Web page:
Lake Benson’s midlife crisis lasted exactly twenty-four hours. In that time, he quit his career with the army and bought a lingerie shop. All things considered, he was glad the crisis hadn’t lasted longer.
“I told you,” whined his little sister. “I can do this myself. I have a business plan. You’re only interfering because you’re bored and don’t know what to do with yourself.”
“That’s not the point,” Lake told her as he looked up at the sign on the front of the shop. “The point is, you obviously need my help. You’re hemorrhaging money. My money.”
He hadn’t even set foot inside the shop and already he could see a problem.
“That”—he pointed at the sign—“has to go.”
Rainne twisted a strand of her long hair, a dead giveaway that he wasn’t getting the whole story.
“I can’t get rid of the sign,” she said at last. “It’s part of the town’s heritage.”
Lake folded his arms tight across his chest. Heritage his hairy backside.
“You also didn’t tell me how isolated this place is,” he said.
“It’s busy during the tourist season—you know, summer.”
For Scotland that was about two weeks in August.
“And you neglected to mention that we have competition.”
He cocked his head towards the lingerie shop, which sat opposite them on the high street. Unlike the shop that had eaten all of his money, the one over the road actually looked like people would buy lingerie in it.
“Ah, yeah,” his sister said as she toed the pavement with her pink Doc Marten boot. “But Kirsty’s shop has a different clientele than ours.”
“One that buys underwear?”
She missed the sarcasm. “Uh, no, she sells sexier stuff—you know, for occasions. We sell everyday wear. Think utilitarian.”
He was about to tell his sister that she was talking rubbish when the shop door flew open and a tiny cube of a woman hobbled out. Lake guessed her age to be close to two hundred.
“You,” she said as she pointed at him. “What are you and why are you here?”
Rainne shrank beside him. Her face shot past pink and straight to purple. Here it comes, thought Lake, the catch. Every time he got involved with his family there was a catch.
“I’m Lake Benson,” he told the Hobbit. “I own this business.”
The woman’s eyes narrowed under eyebrows that were hairier than her head.
“Rainne girl,” she said, but she kept her eyes on Lake. “I thought I sold my business to you.”
His sister shuffled on the spot, making all the tiny bells sewn into the bottom of her tie-dye skirt jingle. “Ah, well, my brother here, he’s, um, like my silent partner.”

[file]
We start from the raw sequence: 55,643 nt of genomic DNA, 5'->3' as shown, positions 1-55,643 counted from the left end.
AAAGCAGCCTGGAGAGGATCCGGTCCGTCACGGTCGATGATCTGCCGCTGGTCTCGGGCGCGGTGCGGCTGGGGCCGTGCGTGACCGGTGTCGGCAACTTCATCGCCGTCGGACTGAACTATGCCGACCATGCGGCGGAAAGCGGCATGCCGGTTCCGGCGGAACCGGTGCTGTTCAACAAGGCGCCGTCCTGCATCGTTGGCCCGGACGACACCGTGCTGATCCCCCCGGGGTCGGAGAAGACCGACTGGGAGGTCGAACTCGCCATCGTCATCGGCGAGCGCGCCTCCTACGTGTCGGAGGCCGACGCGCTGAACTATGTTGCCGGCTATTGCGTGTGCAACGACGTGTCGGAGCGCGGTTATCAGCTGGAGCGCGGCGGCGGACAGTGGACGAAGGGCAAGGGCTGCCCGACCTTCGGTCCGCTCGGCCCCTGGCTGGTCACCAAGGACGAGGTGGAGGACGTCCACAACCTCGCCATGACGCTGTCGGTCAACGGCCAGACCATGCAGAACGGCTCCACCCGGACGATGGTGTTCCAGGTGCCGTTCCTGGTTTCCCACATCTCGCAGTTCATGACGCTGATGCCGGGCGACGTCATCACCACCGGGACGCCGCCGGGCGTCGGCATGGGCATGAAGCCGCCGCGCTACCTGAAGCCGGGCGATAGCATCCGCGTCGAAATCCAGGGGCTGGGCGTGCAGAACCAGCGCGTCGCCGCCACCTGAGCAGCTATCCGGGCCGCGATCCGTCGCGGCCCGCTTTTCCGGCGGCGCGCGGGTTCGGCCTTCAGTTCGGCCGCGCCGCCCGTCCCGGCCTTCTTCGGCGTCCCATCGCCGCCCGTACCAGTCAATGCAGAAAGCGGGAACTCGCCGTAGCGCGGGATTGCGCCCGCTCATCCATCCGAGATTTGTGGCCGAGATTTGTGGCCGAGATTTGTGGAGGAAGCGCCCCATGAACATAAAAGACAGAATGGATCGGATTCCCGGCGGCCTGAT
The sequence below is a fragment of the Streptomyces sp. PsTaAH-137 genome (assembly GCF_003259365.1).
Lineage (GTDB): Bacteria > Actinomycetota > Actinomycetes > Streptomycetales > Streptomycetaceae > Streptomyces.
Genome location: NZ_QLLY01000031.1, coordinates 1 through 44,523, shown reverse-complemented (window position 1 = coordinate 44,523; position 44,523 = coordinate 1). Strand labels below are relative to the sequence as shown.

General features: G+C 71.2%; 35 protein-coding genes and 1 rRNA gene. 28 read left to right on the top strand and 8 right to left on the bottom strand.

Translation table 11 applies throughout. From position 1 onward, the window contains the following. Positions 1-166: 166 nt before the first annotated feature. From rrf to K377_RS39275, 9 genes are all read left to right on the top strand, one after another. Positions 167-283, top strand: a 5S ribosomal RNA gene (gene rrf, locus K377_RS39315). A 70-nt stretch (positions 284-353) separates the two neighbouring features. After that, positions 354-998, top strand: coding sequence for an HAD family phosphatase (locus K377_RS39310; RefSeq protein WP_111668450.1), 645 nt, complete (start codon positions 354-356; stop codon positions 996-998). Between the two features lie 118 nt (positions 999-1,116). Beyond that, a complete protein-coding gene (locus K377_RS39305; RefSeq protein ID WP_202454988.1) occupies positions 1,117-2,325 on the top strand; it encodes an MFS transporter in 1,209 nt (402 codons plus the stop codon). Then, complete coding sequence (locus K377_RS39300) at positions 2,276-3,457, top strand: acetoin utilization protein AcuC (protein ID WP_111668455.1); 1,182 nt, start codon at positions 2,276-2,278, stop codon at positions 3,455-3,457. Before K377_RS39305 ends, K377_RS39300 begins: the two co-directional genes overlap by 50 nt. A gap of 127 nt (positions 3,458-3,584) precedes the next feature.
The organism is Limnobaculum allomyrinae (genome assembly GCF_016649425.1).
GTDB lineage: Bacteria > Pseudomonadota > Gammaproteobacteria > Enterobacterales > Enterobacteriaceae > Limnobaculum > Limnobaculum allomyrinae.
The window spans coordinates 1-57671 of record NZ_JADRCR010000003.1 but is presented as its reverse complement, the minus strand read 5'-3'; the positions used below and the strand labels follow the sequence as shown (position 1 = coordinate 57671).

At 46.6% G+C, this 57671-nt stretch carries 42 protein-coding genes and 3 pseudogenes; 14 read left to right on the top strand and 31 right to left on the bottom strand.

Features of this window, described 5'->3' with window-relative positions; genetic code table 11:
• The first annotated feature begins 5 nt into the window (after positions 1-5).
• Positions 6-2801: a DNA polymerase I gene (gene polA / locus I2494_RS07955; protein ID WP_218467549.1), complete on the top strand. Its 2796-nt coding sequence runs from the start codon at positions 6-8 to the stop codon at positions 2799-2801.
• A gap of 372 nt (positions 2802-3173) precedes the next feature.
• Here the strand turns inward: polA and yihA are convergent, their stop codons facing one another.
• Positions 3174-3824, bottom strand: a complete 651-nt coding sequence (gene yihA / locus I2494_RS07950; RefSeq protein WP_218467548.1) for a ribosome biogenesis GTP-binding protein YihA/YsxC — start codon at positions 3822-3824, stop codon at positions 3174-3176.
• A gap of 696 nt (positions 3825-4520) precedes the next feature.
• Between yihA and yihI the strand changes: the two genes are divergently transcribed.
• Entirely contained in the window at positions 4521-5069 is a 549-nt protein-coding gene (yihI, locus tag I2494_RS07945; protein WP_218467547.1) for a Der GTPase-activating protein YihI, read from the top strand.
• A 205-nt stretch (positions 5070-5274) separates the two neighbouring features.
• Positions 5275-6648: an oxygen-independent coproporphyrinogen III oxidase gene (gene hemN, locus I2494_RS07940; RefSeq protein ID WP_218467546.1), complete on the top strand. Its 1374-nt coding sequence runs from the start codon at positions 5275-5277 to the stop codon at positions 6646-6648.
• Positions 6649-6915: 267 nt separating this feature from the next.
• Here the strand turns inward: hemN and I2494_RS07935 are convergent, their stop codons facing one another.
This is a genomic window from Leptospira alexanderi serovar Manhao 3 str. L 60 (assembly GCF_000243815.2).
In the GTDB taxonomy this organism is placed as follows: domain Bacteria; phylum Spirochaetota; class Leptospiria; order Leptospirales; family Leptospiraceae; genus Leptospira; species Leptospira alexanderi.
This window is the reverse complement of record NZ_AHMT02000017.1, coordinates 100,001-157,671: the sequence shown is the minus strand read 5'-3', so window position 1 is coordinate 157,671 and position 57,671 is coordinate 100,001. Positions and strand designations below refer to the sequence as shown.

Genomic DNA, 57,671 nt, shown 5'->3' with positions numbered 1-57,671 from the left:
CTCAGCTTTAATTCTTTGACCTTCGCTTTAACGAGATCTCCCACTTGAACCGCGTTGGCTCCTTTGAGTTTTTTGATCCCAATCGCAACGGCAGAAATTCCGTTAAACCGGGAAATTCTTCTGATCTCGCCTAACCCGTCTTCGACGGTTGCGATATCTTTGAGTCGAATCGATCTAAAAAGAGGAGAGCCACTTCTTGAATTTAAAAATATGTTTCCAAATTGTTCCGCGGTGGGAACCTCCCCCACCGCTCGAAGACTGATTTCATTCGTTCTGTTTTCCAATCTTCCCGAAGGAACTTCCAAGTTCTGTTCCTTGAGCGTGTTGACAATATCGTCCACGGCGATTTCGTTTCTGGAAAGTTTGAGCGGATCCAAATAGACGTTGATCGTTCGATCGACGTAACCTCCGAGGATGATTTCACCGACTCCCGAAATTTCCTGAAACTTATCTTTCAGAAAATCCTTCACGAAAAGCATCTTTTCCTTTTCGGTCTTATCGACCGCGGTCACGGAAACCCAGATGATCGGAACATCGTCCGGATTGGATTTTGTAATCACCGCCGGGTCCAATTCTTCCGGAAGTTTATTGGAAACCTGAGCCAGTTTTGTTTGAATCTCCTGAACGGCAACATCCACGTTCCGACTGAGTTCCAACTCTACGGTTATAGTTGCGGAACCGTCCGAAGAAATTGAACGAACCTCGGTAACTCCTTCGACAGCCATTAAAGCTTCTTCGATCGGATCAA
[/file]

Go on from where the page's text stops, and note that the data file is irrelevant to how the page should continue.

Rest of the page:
“I’ve been watching,” the woman said. “He’s doing an awful lot of talking for a man who’s supposed to be silent.”
Before Rainne could answer, the woman jabbed her finger in Lake’s belly. She seemed surprised when it bounced back off him.
“What do you know about underwear, boy?” she demanded.
Lake stared at the woman calmly. He’d been face to face with drug lords and terrorists. There was no way a little Scottish woman could intimidate him. Amuse him, maybe—if the bulk of his savings weren’t tied up in the joke.
“I know how to unhook a bra in two seconds flat,” he said.
“If I was sixty years younger, boy, that might impress me. Right now, I’m just wondering why you’re blocking the customers from getting into my shop.”
Lake took a slow look around him. He saw a cobbled road, a row of crooked old houses that had been whitewashed and turned into shops and a loch at the bottom of the street. He didn’t see any people. Let alone hordes queuing up to buy underwear.
“Yeah, I can see how I’m getting in the way,” he drawled.
Rainne started to inch away from him. He got the distinct impression that she was on the verge of running. Lake reached out, grabbed her vintage velvet jacket and hauled her back to stand beside him.
“Leave me alone,” she grumbled. “I’m not five.”
“What do you mean your shop?” he asked the Hobbit.
The old woman pulled herself up to her full height, which must have been all of four foot six. “Betty McCloud. I started this shop in 1964.”
“And I bought the business six months ago.”
“It’s still my shop, son.” The woman tried to fold her arms over her ample belly as she glared at him.
If he were prone to dramatic gestures, he’d have rolled his eyes. Instead he kept his face as expressionless as usual. “Rainne, want to explain this to me?”
His sister looked like she’d rather eat dirt. Lake didn’t care. He’d driven up the length of England, through Scotland and into the Highlands. He was tired. He was hungry. And he was wondering what insanity had made him think managing a shop would be good for Rainne. Most of all, he’d run out of patience.
“Rainne,” was all he said.
“Okay, okay.” She held up her hands in surrender. “In the contract I signed, there were some unusual clauses.” She cleared her throat as Lake’s heart sank. “The business is ours to do what we want with, but Betty here stays—think of her as an underwear mascot.”
He looked at Betty, who gave him a toothless grin. In her ankle-length tartan tent, cable knit jumper and hairnet, she oozed sex appeal.
His sister took a deep breath. “And the sign stays too,” she said.
They all looked at the sign. There was silence.
“I hand-painted that sign myself,” Betty said proudly.
“It could be worse,” Rainne mumbled.
Lake almost let his shoulders slump. “So, let me get this right. I bought a lingerie shop in a town in the middle of nowhere. I have my very own underwear mascot. The main competition is the shop facing us, which actually appears to have customers. And to top it all off, the first business I’ve ever owned is called Betty’s Knicker Emporium.”
Betty grinned with pride as Rainne tried to appear invisible.
“I need a beer,” Lake told them and headed towards the local pub.